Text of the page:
The software gets lots of attention, sometimes in mind-numbing detail. But the meta-story is fascinating. As far back as Gemini program managers found that the software was the pacing component. It was never done fast enough and many meetings and committees tried, without much luck, to constrain the code.

The section on ground computers is less compelling than the others, as these were off-the-shelf mainframes. One interesting tidbit: the Saturn V firing rooms at the Cape required 250 men stationed behind consoles to get the thing off the pad. A floor layout shows that, indeed, these individuals were men: there's a sizable men's room, but no ladies!

For a computer history buff this is a must-read, though be prepared for some slow sections. A Kindle edition is available for a buck, which is a much better deal than printing so many pages. No doubt I made a generous donation to HP's ink division.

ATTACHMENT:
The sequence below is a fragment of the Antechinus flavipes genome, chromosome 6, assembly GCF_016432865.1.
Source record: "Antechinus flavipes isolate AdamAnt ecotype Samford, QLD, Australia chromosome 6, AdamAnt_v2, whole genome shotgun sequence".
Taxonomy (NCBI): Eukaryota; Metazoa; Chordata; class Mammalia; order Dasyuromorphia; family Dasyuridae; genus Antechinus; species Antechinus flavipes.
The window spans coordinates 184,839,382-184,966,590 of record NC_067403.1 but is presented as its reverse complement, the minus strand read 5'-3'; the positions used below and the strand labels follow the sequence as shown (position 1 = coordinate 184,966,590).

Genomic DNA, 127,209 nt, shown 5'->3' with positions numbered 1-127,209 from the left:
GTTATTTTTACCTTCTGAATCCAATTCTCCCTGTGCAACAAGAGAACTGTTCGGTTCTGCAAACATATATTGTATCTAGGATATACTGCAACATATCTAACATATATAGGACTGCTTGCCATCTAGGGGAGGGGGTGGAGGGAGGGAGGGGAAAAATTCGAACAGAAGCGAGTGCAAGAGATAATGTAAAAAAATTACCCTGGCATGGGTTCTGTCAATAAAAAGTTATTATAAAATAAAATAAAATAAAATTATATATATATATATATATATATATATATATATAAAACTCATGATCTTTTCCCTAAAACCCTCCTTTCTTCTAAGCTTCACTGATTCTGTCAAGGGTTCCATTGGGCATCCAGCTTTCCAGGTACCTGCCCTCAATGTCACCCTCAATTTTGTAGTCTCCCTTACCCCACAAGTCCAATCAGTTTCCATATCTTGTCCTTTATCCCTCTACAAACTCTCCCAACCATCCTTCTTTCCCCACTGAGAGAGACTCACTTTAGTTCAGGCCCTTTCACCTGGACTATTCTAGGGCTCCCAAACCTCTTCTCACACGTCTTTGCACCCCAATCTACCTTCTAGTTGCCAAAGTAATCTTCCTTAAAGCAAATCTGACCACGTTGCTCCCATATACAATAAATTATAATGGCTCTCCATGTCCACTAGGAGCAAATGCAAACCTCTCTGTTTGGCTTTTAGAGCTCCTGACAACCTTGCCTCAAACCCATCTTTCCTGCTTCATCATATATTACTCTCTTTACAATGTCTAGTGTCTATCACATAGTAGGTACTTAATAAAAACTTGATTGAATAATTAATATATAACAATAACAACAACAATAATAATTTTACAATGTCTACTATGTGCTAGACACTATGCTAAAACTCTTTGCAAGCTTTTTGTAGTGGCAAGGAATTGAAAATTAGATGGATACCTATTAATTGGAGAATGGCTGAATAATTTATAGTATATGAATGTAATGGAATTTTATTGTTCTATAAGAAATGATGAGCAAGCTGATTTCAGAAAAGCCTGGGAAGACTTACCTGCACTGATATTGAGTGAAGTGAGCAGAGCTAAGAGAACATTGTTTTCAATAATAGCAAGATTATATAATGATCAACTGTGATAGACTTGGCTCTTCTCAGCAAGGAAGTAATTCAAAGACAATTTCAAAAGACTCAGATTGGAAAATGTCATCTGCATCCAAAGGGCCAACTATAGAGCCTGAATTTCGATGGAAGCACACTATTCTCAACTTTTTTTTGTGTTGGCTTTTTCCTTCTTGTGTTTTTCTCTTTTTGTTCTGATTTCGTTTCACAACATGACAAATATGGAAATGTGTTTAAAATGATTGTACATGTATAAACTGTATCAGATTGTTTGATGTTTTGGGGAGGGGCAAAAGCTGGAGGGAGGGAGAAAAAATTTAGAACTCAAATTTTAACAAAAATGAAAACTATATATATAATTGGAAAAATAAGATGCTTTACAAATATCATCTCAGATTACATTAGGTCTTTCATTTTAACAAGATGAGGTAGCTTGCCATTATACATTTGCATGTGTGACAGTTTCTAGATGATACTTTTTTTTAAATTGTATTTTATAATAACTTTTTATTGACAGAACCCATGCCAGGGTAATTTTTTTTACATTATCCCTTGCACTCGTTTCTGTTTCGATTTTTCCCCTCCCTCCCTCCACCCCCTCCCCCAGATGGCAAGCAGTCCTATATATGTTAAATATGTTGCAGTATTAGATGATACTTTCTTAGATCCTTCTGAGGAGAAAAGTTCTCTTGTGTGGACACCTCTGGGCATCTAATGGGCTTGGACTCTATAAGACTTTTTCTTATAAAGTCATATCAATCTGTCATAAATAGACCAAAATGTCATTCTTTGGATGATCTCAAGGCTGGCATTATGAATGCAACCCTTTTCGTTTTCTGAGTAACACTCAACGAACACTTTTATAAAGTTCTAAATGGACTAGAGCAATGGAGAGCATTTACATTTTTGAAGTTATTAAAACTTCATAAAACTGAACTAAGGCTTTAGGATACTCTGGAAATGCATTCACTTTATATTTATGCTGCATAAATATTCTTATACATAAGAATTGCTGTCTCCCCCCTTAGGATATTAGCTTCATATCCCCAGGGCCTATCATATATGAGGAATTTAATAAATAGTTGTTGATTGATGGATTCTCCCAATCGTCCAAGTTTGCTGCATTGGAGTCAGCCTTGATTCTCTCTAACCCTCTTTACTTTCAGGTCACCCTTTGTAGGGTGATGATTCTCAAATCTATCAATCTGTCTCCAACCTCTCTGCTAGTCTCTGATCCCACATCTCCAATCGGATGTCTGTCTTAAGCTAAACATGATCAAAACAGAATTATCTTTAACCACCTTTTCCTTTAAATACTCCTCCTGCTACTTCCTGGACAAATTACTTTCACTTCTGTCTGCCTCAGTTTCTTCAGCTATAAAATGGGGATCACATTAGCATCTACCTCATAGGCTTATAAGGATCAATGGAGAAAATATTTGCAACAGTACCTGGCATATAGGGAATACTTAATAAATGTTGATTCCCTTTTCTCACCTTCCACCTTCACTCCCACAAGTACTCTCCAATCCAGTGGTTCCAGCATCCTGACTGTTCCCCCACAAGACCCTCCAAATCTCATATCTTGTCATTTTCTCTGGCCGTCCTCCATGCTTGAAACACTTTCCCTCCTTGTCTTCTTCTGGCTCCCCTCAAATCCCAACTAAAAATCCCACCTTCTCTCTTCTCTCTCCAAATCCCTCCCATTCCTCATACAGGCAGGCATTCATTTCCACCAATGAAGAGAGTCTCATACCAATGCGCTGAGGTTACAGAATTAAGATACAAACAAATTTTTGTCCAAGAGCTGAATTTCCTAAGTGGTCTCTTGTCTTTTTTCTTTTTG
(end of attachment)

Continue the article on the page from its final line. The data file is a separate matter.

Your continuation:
Do you remember the Apollo program? How about Mercury or Gemini?

Even More on Are Engineers Born or Made

Are we born or made? Readers have lots of interesting opinions, responding to articles in Muse 481 and 482.

Vlad Z, who started this discussion, added:

>I have had several people that I have just met, ask me if I am an engineer.  There is something in our personality,
>presumably the way we talk, that is different than most people and some people can sense those differences.

The short answer to that is that an engineer's brain has a considerable preference for a logical approach.  As was demonstrated by behavioral psychologists, we have an intuitive system and a logical system, and the former works faster, its use is easier, and it's more error-prone.  We make many decisions using it, some call it System 1, and people use it most of the time.  The use of a logical system takes more effort, and it is used much less frequently; that's System 2.  Engineers tend to employ it much more frequently than the non-engineering folk, and it shows in conversation.

Wouter van Ooijen warns against killing an interest: